5. Draw fiber out into rolags!

This method is pretty loosely mixed, but still more homogenized than my Blending Recipe 1 – fiber lasagna.   Splotches of color still are varied and add color explosions to the spinning.  And here it is spun up…

jenjoycedesign© spun hand-mix

Spinning has a way of hazing together the colors more than the rolags show, quite a bit in the spinning of the singles, and even more after plying two singles together. I  have to keep this in mind when I make the rolags, knowing the spun result will play the colors down far less dramatically.

jenjoycedesign© spun hand-mix 2

Almost a disappointment, although I hate to admit, after careful ‘painting’ of the colors and all the work hand mixing, to have the colors melt into each other so much. Again, one learns for the result, how to prepare the fiber. For big splashes, I prefer the fiber lasagna, and for fine splashes, the hand mix.

And next will be my experiment with a combination hand-mix & carding, for a far more color integrated tweedy result, so watch this space!

And now for the show!

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Spinning seashells…

jenjoycedesign© spinning seashells

This fiber “Optim Ultrafine Merino” is just so luxurious, and in a way, effortless to spin, yet really takes some practice.  I posted the blending recipe the other day when I made the rolags “the color of seashells”  , I remark  how the fiber base Merino Ultrafine is incredibly downy soft, and fine….

jenjoycedesign© seashell detail

But let me tell you, it is slippery and not easy to manage without breaking it a lot while spinning, that is , until you get the hang of it.   I am practicing sort of three new things at once; long draw drafting from rolags, fixed my wheel so it can go high speed, and also spinning this new gorgeous slippery fiber.

jenjoycedesign© seashell rolags 2

This woolly confection is inspiring me to put up a shop on Yarnings just to sell a few little luxury ultra-handmade things ~~~ knitted things that I’ve knit from yarn I’ve spun from art rolags I blended on my super nice blending board that I made, and in my own designs of course.  A little too much in all directions, yes, I’ll agree, but oh boy these tasty wool sausages are sweet nectar to my eyes, and deserve as much publicity as I can muster up!

jenjoycedesign© seashell rolags 3

Life is good and Autumn is near!

The color of sea shells…

 

jenjoycedesign© sea shell rolags

I am back at my fiber blending board, trying out more fiber mixing!

I am striving to achieve the colors in shells, particular the conch shells like these…
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I believe it to be a color match success!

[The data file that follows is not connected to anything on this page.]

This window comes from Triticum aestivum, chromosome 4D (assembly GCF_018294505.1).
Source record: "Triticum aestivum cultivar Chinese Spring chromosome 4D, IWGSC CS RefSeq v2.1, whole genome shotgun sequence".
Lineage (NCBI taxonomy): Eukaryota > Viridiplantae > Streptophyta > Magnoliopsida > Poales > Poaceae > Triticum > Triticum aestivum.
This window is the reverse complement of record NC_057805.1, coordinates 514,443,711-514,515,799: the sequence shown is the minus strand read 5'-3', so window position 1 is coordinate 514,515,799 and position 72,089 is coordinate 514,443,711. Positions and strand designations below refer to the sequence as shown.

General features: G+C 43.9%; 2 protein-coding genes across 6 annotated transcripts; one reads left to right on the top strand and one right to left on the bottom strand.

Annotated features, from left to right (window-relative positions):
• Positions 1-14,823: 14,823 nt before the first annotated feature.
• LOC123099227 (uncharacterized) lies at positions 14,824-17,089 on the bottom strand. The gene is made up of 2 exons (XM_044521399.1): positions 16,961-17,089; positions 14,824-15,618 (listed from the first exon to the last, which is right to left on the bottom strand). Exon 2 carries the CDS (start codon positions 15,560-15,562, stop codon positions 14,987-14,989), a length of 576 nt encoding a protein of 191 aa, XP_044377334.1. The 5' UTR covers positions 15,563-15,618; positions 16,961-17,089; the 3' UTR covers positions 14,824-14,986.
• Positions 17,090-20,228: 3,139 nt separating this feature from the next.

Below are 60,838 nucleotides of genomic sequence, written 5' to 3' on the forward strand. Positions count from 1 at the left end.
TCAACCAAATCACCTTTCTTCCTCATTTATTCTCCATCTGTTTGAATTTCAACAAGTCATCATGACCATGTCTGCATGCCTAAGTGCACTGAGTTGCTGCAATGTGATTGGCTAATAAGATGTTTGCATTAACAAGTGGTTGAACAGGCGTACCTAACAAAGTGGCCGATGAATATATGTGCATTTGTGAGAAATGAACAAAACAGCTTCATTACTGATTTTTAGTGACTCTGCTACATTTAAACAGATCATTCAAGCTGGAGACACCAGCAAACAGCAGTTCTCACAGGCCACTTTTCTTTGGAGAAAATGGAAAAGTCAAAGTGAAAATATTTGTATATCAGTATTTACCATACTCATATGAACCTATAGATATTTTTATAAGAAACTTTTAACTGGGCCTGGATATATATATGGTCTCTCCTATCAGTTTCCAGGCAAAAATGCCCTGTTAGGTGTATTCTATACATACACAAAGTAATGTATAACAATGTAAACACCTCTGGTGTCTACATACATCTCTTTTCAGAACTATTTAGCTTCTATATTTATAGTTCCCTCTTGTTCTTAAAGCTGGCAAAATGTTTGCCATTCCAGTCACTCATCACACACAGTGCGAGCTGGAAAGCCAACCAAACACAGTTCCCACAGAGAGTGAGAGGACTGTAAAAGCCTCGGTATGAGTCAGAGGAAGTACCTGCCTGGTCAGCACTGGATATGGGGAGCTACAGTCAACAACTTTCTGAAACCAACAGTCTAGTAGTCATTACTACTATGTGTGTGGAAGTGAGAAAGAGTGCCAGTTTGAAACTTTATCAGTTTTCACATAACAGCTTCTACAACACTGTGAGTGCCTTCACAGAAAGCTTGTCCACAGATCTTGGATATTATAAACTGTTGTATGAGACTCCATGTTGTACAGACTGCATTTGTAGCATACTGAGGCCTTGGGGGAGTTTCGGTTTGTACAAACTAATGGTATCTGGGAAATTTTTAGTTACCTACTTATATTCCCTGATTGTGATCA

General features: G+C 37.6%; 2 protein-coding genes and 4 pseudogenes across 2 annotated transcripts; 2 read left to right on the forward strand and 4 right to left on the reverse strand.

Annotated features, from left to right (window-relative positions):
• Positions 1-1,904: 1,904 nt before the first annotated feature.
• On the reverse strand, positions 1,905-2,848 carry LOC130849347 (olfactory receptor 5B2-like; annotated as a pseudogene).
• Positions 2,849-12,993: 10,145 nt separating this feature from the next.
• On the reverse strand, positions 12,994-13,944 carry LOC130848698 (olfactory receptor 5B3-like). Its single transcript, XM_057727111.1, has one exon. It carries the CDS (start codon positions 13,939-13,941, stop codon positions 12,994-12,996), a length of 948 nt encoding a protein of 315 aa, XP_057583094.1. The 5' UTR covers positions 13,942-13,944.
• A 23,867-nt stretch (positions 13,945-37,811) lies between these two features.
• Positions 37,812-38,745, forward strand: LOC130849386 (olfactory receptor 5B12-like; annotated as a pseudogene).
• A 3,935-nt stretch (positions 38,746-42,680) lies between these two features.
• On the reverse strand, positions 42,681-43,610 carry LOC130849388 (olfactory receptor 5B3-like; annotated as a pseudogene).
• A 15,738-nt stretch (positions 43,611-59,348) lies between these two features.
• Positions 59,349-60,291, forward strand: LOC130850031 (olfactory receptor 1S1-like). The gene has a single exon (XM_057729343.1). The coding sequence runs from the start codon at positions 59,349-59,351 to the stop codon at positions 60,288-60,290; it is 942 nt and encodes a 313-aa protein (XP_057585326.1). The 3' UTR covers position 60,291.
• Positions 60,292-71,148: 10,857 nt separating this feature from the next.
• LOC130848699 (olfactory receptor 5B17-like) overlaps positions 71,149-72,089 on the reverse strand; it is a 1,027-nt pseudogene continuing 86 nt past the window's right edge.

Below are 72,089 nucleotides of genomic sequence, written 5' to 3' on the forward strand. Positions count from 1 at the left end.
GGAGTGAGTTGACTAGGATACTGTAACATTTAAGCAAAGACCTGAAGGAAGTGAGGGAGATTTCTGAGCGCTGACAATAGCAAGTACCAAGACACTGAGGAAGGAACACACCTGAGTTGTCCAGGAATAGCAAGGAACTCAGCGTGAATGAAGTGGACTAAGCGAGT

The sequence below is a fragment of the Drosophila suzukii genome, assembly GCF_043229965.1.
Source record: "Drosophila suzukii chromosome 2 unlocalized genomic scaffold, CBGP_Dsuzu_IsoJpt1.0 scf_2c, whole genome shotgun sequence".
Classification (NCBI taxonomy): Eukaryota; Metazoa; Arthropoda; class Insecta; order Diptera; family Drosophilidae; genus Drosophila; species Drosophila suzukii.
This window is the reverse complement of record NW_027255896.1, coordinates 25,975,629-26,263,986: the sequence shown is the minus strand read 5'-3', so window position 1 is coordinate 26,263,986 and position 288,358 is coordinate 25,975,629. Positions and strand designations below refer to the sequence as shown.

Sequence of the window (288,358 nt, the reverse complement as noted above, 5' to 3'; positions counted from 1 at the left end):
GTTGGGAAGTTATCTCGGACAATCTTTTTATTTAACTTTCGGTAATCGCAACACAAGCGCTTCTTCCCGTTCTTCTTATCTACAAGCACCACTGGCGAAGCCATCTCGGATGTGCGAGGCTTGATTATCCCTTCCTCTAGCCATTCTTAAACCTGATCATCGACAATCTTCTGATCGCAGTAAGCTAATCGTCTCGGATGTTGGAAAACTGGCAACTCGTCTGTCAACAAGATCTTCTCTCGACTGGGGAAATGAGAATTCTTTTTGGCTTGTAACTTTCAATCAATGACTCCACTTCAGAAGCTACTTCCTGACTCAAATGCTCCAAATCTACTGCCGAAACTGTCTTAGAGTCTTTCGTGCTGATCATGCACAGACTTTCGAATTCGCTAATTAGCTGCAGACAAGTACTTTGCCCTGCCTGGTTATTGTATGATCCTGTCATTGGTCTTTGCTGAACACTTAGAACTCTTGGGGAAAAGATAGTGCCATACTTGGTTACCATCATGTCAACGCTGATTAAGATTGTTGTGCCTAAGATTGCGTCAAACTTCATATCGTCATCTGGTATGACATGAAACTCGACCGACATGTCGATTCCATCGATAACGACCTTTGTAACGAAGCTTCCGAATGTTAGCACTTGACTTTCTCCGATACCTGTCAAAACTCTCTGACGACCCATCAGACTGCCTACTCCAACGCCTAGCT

jenjoycedesign© conch shell rolags

All the colors in the shell, these rolags are wonderful colorways for a future spin.

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The end whorls of soft downy ultrafine merino are a lovely woolly confection!

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The white base fiber is Ultrafine Merino top, and I swear, it is almost exactly like the suri alpaca that I have, extremely soft & silky!

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I like to change fiber texture in the layers, between base fiber and secondary colors, so the salmon & fushcia pinks are a different grade of Merino top, and the shimmering gold is bamboo. Okay, here’s the show!

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Main Fiber = Paradise Fibers Ultrafine Merino Top (white); layered between everything.

Secondary Fibers = Paradise Fibers Solid Merino Top; layered thinly, salmon first, then fuscia.

Accent Fiber= Paradise Fibers Bamboo Top (topaz); layered last, in scant stripes.

Two repeats of sequence.

A fiber blending color trick….

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Gorgeous pearlescence like beach shells…

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Made from nice combed top roving,  so there’ll be no bumps and slubby bits in this batch, and the amazing thing is that all the color in these rolags are from combing tips of stash yarn!

During my last blending post, I discovered a “yarn brush” technique, and having invented this for myself, I feel like I should explain how I do it.  From doing a few times I think it is easiest to to cut a handful of the yarn, in lengths about 4 to 6 inches, loop around and hold the ‘brush’ firmly in the middle. I am using my paintbrush comb, but you can use hand carders or a fine tooth comb, and comb the ends of the yarn to loosen up and fray the plies, which then you can then push into the carding teeth…

jenjoycedesign© yarn combing

I’ve found that most of the looser plied fluffy yarns, like some Berocco  Inca Tweed I had handy, work best, and certainly any of the single ply yarns work beautifully without the combing the tip, they just brush off into the carding cloth easily.  In the slideshow, if you hold your mouse over the images, the text will explain what I’m doing.

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Okay,  here’s the show!